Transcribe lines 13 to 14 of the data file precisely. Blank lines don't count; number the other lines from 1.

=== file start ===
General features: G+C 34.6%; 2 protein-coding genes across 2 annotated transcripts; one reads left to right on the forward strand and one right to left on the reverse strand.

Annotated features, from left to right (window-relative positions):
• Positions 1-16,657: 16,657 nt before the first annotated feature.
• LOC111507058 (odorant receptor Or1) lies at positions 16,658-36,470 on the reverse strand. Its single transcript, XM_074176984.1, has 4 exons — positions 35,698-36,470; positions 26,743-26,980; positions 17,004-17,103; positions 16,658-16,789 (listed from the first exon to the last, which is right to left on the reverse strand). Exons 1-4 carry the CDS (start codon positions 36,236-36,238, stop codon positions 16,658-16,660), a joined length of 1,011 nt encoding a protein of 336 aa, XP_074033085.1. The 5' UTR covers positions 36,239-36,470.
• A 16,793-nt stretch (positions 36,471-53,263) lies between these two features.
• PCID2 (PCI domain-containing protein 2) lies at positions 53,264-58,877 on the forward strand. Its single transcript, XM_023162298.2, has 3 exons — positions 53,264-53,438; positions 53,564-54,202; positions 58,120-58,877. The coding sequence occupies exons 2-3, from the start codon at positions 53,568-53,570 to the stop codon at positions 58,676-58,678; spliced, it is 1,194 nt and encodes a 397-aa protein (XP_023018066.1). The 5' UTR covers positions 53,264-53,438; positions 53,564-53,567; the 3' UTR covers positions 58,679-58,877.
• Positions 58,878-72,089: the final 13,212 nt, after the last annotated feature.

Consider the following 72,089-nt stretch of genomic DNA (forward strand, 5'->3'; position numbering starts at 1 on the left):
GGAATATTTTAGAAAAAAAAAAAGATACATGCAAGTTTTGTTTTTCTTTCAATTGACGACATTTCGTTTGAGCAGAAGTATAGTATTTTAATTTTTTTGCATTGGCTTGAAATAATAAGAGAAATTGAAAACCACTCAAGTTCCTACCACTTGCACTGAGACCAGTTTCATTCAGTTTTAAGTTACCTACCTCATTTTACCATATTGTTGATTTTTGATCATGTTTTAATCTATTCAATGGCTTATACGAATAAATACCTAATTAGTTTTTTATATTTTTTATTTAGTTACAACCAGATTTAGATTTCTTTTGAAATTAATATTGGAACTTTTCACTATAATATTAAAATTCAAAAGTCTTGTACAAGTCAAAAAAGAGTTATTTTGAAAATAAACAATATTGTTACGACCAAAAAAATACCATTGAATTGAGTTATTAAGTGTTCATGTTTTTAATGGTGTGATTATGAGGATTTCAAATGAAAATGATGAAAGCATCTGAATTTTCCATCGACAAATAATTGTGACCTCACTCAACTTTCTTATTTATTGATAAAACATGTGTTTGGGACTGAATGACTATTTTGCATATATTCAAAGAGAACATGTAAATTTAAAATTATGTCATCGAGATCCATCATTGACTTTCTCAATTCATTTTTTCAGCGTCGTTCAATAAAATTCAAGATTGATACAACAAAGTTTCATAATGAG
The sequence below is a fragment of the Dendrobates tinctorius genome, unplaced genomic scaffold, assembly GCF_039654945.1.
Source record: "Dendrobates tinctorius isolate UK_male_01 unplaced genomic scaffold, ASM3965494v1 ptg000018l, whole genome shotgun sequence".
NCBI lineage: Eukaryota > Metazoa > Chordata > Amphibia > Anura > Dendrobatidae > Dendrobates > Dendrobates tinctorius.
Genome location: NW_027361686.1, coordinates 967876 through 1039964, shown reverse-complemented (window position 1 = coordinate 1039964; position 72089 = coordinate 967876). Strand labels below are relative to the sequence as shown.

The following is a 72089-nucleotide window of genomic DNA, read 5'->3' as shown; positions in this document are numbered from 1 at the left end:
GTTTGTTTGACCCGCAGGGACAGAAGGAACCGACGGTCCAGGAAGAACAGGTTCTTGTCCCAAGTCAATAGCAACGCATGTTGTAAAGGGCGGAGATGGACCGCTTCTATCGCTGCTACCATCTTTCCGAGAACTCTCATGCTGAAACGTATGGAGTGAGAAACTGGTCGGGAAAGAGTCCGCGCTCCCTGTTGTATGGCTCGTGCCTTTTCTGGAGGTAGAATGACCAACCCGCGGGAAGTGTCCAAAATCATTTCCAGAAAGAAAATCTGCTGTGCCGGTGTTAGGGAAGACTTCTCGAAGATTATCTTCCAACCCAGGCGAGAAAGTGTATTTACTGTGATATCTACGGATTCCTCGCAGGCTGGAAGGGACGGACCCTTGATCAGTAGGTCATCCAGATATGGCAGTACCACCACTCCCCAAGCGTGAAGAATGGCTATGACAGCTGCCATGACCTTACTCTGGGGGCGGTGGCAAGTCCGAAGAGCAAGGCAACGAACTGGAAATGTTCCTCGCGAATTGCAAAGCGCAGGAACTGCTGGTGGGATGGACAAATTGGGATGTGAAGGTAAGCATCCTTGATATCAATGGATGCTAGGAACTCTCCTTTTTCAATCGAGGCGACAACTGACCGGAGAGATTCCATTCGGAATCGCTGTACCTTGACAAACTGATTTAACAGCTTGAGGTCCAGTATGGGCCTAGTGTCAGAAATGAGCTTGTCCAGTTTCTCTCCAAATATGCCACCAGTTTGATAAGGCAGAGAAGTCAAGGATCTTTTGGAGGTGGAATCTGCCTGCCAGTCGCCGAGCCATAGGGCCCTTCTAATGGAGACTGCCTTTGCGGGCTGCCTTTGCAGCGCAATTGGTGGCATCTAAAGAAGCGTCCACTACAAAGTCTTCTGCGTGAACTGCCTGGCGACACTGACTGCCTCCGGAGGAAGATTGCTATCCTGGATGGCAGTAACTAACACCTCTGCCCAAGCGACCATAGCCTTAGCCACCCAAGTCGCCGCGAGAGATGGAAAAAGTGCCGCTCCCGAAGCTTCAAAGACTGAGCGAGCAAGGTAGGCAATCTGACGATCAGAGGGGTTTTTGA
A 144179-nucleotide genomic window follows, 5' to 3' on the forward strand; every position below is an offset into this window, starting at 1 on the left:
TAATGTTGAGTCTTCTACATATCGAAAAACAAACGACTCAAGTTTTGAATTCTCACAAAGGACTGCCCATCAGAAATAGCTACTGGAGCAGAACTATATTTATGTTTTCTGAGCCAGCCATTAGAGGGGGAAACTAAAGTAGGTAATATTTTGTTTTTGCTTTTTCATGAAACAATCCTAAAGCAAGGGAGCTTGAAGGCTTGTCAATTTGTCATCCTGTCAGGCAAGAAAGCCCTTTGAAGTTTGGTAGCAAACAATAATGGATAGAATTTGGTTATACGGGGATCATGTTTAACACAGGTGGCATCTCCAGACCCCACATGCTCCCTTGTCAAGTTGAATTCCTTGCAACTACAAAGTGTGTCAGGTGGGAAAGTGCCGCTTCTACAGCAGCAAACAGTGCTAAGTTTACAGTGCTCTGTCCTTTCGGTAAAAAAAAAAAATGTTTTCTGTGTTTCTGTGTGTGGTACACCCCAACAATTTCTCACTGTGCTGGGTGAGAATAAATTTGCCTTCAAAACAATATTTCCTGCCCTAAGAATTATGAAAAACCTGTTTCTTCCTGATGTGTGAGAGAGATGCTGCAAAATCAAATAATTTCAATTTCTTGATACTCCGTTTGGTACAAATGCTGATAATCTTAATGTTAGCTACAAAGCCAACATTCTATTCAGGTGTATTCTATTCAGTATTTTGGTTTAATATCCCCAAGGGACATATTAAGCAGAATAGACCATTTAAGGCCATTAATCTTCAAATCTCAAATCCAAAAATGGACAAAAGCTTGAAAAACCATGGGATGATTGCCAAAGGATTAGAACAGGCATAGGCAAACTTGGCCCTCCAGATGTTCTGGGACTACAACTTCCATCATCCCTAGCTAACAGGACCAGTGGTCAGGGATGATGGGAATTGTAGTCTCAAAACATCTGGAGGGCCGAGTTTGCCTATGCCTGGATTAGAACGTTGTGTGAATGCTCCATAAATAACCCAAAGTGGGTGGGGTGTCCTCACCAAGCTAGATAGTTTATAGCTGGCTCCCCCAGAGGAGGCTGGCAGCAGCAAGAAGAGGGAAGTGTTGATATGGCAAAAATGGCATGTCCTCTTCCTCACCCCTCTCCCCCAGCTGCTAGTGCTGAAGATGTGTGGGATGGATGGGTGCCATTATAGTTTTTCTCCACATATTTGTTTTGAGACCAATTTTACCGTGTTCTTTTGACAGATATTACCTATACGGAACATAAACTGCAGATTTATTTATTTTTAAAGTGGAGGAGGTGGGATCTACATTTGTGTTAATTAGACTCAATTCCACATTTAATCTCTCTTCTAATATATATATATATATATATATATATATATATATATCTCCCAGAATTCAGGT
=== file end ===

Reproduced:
Genome location: NW_027361686.1, coordinates 967876 through 1039964, shown reverse-complemented (window position 1 = coordinate 1039964; position 72089 = coordinate 967876). Strand labels below are relative to the sequence as shown.

The following is a 72089-nucleotide window of genomic DNA, read 5'->3' as shown; positions in this document are numbered from 1 at the left end: